The Orange County Fire Authority held a Remembrance Service to commemorate the ninth anniversary of the terrorist attacks of Sept. 11, 2001.
Troops returning home at Dallas-Ft. Worth airport were greeted by former President Bush last Wednesday.
Former President George W. Bush and his wife, Laura, made a surprise visit to U.S. troops this afternoon.
They showed up at the USO in the Dallas-Fort Worth airport. There they mingled with the returning soldiers, thanked them, chatted and posed for photos as proof of the unexpected encounter for folks back home.
Here are some of the Facebook pages with photos the troops took.
Marine Cpl. Matt Garst is a squad leader in Afghanistan. While on patrol with his squad, he stepped on an IED. It blew up. He was thrown fifteen feet, and over an 8-foot wall.
As soon as he hit the ground, he stood up, got his squad together, cleared the area, and led them the four miles back to base.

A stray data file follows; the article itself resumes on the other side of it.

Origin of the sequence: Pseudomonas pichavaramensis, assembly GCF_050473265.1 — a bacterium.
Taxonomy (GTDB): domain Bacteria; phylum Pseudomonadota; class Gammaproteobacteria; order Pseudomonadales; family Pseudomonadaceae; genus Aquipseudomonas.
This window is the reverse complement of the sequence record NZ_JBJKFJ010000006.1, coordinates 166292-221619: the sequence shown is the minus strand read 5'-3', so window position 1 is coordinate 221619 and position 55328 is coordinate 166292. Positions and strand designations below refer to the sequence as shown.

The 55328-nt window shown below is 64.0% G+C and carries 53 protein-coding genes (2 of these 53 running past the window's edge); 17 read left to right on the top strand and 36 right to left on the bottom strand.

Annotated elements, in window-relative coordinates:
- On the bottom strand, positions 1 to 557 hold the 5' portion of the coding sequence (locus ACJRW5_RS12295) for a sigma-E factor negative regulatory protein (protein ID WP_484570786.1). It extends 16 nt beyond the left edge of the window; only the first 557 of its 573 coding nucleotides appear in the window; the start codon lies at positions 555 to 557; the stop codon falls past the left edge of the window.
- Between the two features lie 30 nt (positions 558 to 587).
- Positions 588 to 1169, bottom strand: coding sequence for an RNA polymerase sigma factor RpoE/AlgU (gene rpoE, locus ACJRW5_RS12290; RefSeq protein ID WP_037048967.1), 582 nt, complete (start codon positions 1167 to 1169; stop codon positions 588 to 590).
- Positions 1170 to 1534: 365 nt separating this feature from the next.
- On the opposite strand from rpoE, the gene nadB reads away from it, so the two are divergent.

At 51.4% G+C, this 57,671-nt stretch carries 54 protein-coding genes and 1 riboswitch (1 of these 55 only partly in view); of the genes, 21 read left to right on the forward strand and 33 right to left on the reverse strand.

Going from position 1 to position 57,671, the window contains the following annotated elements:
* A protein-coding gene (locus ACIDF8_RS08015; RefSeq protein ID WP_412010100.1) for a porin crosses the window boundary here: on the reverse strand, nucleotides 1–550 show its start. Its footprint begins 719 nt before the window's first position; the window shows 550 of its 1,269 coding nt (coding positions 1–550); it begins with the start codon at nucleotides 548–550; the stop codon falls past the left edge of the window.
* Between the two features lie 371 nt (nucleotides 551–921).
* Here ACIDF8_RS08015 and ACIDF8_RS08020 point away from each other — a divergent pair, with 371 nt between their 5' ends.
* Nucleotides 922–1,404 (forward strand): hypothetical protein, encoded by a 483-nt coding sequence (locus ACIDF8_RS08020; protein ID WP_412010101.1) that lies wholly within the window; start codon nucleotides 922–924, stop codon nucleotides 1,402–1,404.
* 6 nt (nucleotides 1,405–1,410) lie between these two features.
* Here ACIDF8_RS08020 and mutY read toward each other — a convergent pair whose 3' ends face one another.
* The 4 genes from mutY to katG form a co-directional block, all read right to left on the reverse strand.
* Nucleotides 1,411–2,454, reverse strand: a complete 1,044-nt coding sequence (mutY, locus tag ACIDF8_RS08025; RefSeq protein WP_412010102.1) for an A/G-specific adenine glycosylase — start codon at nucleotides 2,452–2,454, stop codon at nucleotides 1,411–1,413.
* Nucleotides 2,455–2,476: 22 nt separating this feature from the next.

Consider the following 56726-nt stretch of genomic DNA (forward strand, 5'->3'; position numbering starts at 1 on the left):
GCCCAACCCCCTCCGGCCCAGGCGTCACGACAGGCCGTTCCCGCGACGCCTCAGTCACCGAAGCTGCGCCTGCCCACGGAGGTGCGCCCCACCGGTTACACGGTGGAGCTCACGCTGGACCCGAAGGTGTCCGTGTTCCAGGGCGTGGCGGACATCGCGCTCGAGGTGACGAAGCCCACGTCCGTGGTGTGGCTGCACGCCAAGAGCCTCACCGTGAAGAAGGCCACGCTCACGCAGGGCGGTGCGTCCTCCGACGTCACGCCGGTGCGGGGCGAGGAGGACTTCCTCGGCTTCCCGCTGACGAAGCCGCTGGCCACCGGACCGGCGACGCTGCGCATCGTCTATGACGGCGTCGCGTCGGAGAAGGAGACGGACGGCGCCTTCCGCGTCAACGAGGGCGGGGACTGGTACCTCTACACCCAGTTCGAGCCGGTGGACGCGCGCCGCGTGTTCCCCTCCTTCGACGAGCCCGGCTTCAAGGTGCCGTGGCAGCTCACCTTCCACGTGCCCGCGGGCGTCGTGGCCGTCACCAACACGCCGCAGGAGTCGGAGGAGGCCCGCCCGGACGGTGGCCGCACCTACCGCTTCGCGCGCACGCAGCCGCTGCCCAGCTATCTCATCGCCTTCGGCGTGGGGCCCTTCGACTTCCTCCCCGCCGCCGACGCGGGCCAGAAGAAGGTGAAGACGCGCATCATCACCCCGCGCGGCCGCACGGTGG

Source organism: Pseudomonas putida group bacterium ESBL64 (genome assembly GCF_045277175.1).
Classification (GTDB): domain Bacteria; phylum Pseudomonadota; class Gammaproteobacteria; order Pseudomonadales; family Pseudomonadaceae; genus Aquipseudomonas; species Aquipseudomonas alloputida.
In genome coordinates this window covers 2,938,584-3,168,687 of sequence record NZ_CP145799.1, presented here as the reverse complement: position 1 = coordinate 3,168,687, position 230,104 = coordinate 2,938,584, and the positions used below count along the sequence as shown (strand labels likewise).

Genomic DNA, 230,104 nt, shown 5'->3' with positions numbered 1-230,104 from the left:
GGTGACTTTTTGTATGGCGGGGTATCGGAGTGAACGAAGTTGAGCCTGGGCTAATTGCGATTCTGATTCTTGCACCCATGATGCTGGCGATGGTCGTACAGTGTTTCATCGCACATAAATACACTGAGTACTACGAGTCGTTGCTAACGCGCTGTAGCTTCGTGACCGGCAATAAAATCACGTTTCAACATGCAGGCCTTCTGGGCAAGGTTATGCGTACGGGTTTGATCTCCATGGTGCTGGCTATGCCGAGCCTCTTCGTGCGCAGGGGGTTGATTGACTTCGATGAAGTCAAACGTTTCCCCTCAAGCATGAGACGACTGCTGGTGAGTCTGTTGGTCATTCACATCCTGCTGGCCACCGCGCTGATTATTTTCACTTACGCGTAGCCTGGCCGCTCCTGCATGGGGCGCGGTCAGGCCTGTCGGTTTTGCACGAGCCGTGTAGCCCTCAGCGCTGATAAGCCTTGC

He took the next day off, took some Ibuprofen, and was back on the job.
Iraq, 2007. A small Army base near Baghdad, manned by paratroopers of Blackfoot Company. At least once a month, al-Qaeda assaulted the base. Early one March morning, a truck pulled up to the main gate, instead of turning aside to a holding area.
Sergeant Jason Stegall was manning the lookout tower when the truck pulled up. He fired at it with his heavy machine gun, killing the driver and stopping the truck.
Then it blew up, loaded with about a ton of explosives.
A little later, a second truck attacked and blew up.